More information

Show More...
Show Less...

We are Voted BEST consignment sale in the Triangle and TOP 10 in the NATION!! Our sale features Children's Clothing including a wonderful boutique section, costume section, and coats section,...

Cost: Free

Where:
Cary Towne Centre
1105 Walnut St
Cary, NC  27511
View map »


Sponsor: Kids EveryWEAR Consignment Sale
Contact Name: Gail Walker
Website »

More information

Enjoy a free sunset movie by the picturesque Lake Raleigh. Take a picnic blanket, lawn chairs and a non-perishable food donations (human and pet) on Fridays in September to NC State's...

Cost: Free

Where:
Lake Raleigh Meadows
Campus Shore Dr.
Raleigh, NC  27606
View map »


Sponsor: VisitCentennial
Telephone: 704-651-3179
Contact Name: Jude DesNoyer
Website »

More information

Show More...
Show Less...

Each year more than 30,000 visitors come to BugFest to experience over 100 exhibits, crafts, games and activities. This year's theme is beetles. Interact with entomologists and other scientists...

Cost: Free

Where:
North Carolina Museum of Natural Sciences
11 W. Jones St.
Raleigh, NC  27601
View map »


Telephone: 919.707.9800
Website »

More information

Each year more than 30,000 visitors come to BugFest to experience over 100 exhibits, crafts, games and activities. This year's theme is beetles. Interact with entomologists and other...

Cost: Free

Where:
North Carolina Museum of Natural Sciences
11 W. Jones St.
Raleigh, NC  27601
View map »


Telephone: 919.707.9800
Website »

More information

Take part in a pop-up Stroller Barre class followed by a nature scavenger hunt for kids and socializing for moms. Suitable for pregnant mamas. Take a sturdy stroller (no jogger needed!),...

Cost: $5

Where:
Piney Wood Park
400 E. Woodcroft Pkwy
Durham, NC  27713
View map »


Sponsor: FIT4MOM West Raleigh Durham
Telephone: 984-329-5970
Contact Name: Jenine N Pearson
Website »

More information

Give rugby a try. Take part in tag rugby pick-up games every Saturday morning at Baileywick Road Park, near the Second Shelter.  No experience necessary. All ages. 

Cost: Free

Where:
Baileywick Road Park
9501 Baileywick Rd
Second Shelter Field
Raleigh, NC  27615
View map »


Sponsor: Raleigh Redhawks Rugby
Contact Name: denise travis
Website »

More information

Please join us for our 27th annual Triangle Festival of Hope & Walk to De-feet Dementia at Knightdale Station Park. The 1-mile walk through the park, or 1/4 mile shorter version, will begin...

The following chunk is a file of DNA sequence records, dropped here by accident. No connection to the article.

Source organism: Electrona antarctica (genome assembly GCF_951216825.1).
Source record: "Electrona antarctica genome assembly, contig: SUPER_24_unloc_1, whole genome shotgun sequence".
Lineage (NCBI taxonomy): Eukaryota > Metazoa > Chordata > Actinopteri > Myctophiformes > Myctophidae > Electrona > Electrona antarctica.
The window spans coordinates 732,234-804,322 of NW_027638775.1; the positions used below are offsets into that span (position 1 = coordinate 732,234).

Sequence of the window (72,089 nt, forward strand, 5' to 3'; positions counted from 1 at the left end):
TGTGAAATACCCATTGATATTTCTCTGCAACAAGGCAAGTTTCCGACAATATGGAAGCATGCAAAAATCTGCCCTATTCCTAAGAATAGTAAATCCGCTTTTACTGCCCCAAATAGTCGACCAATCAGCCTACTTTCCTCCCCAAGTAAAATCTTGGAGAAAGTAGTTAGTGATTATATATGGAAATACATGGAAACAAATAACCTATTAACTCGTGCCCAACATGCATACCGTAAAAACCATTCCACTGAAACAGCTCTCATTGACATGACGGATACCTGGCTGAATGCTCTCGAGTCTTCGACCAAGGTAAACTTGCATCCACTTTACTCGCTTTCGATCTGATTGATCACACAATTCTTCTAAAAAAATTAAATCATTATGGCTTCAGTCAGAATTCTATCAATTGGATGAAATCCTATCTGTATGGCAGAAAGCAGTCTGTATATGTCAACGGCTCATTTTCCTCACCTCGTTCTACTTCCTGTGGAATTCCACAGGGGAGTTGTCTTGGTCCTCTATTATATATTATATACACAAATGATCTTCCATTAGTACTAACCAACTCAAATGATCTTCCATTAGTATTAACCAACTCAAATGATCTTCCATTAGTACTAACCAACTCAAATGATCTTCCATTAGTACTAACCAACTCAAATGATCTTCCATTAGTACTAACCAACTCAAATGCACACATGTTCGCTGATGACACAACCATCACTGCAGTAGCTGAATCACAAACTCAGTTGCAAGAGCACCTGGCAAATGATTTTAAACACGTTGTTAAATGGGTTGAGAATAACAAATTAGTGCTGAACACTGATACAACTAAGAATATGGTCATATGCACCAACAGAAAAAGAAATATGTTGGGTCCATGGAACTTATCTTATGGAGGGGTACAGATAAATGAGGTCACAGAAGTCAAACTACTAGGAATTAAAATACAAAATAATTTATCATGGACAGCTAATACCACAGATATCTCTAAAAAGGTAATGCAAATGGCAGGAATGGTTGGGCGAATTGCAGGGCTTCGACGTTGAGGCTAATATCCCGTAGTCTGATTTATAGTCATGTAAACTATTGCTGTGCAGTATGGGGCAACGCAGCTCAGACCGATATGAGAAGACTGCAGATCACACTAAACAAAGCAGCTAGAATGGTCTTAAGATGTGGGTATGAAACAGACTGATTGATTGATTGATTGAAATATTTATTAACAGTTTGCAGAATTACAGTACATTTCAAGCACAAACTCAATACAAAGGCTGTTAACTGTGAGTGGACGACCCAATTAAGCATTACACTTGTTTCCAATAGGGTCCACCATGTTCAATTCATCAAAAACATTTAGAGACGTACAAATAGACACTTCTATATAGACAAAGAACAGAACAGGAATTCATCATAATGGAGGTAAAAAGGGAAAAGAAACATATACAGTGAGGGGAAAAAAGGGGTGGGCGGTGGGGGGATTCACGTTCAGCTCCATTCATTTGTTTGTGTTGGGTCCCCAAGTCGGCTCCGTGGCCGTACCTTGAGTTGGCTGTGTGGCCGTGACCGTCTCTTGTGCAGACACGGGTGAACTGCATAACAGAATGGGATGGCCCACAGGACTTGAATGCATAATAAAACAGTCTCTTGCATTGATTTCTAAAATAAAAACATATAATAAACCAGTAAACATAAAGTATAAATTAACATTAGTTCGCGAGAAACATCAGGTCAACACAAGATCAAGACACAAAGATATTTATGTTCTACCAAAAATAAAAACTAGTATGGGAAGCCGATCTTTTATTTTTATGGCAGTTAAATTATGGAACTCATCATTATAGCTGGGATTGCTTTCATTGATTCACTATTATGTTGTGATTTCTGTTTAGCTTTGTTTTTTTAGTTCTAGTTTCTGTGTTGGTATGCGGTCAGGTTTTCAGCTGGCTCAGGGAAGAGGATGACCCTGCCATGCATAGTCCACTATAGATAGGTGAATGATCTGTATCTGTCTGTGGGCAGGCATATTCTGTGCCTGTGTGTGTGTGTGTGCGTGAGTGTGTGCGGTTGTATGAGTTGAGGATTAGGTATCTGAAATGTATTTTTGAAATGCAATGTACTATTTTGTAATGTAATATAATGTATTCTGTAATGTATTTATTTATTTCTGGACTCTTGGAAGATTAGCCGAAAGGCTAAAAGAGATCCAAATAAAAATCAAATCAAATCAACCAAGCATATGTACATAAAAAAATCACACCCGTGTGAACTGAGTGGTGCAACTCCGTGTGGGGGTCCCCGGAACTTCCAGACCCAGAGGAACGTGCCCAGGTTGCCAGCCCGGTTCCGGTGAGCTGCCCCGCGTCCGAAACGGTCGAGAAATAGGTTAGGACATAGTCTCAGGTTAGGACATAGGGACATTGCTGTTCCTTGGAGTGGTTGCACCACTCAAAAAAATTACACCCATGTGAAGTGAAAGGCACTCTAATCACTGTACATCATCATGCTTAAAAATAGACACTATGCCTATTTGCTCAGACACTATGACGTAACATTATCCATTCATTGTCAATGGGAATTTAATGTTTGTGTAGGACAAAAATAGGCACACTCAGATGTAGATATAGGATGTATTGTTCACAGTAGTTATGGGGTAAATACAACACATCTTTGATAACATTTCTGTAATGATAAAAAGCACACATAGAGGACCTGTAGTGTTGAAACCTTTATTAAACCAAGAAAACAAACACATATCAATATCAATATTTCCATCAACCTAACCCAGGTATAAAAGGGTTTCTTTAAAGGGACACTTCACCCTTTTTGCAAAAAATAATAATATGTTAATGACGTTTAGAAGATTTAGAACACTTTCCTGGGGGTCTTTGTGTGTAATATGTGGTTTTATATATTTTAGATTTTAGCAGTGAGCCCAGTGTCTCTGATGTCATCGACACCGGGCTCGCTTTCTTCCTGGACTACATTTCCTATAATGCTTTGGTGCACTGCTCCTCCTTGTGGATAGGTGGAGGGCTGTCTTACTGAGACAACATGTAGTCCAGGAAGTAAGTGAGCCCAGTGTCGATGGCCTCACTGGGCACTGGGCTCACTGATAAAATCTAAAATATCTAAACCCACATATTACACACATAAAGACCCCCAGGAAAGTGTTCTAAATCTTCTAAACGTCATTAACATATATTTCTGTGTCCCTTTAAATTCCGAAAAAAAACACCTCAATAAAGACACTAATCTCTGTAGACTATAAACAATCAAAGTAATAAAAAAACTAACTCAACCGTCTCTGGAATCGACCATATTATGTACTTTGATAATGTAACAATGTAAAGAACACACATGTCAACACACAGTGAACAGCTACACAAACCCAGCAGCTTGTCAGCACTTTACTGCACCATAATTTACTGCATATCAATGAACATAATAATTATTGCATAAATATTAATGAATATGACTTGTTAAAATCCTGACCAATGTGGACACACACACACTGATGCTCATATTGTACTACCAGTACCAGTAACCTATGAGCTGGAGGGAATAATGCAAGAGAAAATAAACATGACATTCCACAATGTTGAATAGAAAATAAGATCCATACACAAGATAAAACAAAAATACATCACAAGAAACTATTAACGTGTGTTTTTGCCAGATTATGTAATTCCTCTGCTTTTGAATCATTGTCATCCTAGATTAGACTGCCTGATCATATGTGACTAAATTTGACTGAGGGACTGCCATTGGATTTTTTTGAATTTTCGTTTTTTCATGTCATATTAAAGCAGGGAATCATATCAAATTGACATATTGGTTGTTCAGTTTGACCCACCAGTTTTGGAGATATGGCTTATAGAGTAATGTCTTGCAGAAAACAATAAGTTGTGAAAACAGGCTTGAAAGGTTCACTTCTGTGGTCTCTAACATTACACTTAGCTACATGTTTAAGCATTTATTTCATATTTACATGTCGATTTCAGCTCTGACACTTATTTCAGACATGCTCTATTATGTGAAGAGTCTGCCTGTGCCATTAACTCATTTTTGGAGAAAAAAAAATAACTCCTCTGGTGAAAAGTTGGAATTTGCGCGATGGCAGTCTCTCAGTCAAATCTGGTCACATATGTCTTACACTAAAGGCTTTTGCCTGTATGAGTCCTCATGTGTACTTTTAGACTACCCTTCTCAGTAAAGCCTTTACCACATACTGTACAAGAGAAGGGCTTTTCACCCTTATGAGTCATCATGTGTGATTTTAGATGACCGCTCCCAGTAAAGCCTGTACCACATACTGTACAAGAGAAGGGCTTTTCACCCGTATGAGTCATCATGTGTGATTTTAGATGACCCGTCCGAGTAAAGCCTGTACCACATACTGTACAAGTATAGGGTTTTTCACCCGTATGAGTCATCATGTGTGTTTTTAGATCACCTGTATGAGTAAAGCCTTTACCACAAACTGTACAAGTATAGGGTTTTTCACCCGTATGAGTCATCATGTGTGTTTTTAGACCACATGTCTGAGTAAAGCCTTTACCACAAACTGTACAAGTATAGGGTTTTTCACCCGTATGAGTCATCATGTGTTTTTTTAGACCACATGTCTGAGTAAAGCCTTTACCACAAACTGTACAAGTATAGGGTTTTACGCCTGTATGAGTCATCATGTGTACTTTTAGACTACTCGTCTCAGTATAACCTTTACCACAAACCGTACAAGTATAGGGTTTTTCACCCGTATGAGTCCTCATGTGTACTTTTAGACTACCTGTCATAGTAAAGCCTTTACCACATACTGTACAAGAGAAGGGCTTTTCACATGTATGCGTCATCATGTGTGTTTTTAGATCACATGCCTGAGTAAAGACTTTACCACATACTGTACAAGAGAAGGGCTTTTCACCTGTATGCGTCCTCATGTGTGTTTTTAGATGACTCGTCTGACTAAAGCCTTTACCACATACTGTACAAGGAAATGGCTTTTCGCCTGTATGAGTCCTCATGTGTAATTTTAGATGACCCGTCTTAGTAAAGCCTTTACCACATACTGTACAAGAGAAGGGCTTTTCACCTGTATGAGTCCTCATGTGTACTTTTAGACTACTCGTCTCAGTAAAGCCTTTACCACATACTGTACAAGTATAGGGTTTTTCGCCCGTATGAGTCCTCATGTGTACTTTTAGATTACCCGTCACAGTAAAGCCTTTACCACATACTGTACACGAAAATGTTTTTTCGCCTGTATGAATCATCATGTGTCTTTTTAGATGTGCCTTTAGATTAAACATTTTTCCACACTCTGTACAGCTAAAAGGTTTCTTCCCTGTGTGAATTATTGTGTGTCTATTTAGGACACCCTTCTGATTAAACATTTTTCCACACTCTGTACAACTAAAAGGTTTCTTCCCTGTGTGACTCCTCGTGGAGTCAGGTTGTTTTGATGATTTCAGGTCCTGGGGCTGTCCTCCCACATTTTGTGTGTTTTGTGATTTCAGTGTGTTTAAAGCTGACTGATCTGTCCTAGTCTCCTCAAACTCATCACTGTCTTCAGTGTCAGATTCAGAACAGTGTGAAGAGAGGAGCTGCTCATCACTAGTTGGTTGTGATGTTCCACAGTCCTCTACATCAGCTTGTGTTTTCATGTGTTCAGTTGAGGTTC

Cost: Free

Where:
Knightdale Station Park
810 N First Ave
Knightdale, NC  27545
View map »


Website »

More information

Family fun for all ages includes more than 100 delicious food and craft vendors, free children's activities, live demonstrations and all genres of music from local and regional bands. 

Cost: Free

Where:
Main Street Creedmoor
301 N. Main St.
Creedmoor, NC  27522
View map »


Sponsor: City of Creedmoor
Telephone: 919-764-1013
Contact Name: Angie Perry
Website »

More information

We are Voted BEST consignment sale in the Triangle and TOP 10 in the NATION!! Our sale features Children's Clothing including a wonderful boutique section, costume section, and coats section,...

Cost: Free

Where:
Cary Towne Centre
1105 Walnut St
Cary, NC  27511
View map »


Sponsor: Kids EveryWEAR Consignment Sale
Contact Name: Gail Walker
Website »

More information

Visual artists from near and far will showcase their work, and 75 performing arts groups provide continuous music, dance and entertainment throughout the festival including extended Saturday...

Cost: $5 suggested donation; free for children under 12

Where:
Durham Arts Council
120 Morris Street
Durham, NC  27701
View map »


Sponsor: Durham Arts Council
Telephone: 919-560-2719
Contact Name: Susan Tierney
Website »

More information

Step back in time with our 19th-century costumed interpreters and watch the millstones at work grinding corn into meal. Tour fee: $5/Adult, $4/Senior (ages 60 & over), $3/Child (ages 7-16),...

Cost: $5/Adult, 4$/Senior (60+), $3/Child (7-16), 6&Younger Free

Where:
Historic Yates Mill County Park
4620 Lake Wheeler Road
Raleigh, NC  27603
View map »


Sponsor: Historic Yates Mill County Park
Telephone: 919-856-6675
Website »

More information